Strike vs. Raid: How Al-Qurayshi’s Death May Reflect a Transition in U.S. Counterterrorism Policy
Legislative Background & Coinciding Controversy:
- The 2001 Authorization for Use of Military Force (AUMF), passed in response to 9/11, “authorize[s] the use of United States Armed Forces against those responsible for the recent attacks launched against the United States.” This legislation grants the president, as commander in chief, the power to pursue counterterrorism efforts and military action without consulting congress for prior approval.
- Today, the 2001 AUMF is riddled with controversy, as the authorization is being used as legal justification for military action against a variety of groups – some of which did not even exist when the legislation was originally passed – in 22 different countries.
- Much of this force occurs through air and drone strikes, an approach associated with a high degree of civilian casualties. According to AIRWARS estimates, which have been cited in congressional hearings, as many as 22,000-48,000 civilians have been killed by U.S. coalition strikes since 2001.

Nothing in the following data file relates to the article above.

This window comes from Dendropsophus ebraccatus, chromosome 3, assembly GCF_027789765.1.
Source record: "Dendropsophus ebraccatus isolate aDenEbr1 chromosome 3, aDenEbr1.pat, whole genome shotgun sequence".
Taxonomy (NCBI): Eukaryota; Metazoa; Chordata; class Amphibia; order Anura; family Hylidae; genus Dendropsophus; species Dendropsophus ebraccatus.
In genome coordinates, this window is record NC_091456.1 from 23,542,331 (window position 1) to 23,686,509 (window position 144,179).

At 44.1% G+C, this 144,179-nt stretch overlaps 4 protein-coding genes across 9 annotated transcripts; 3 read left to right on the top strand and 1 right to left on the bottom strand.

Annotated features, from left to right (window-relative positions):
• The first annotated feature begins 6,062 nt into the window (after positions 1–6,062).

Biden Administration Performs Raid:
- On February 3, 2022, under the command of President Joe Biden, U.S. forces conducted a raid on the house of ISIS leader Abu Ibrahim Al-Hashimi Al-Qurayshi.
- The decision to utilize a raid, as opposed to a strike, was an effort by the administration to prevent civilian casualties. This approach places U.S. forces in a position of increased danger yet enhances operatives’ ability to distinguish between targets and noncombatants.
- Despite this intention, Al-Qurayshi detonated an explosive to evade capture, thus killing himself and surrounding family members.
- On February 9, 2022, the Senate Judiciary Committee held a hearing on “Targeted Killing and the Rule of Law: The Legal and Human Costs of 20 Years of U.S. Drone Strikes.”
- Witness Stephen Pomper of the International Crisis Group criticized the 2001 AUMF more generally, advocating for provisions clarifying who the U.S. is fighting, where, and to what end. He also advised for a periodic reauthorization requirement.
- Other witnesses, such as Hina Shamsi of National Security Project at the American Civil Liberties Union and Radhya al-Mutawakel of Mwatana for Human Rights, highlighted the destruction and fear caused by U.S. coalition air strikes and the lack of apologies, reparations, and justice for civilian victims of these campaigns.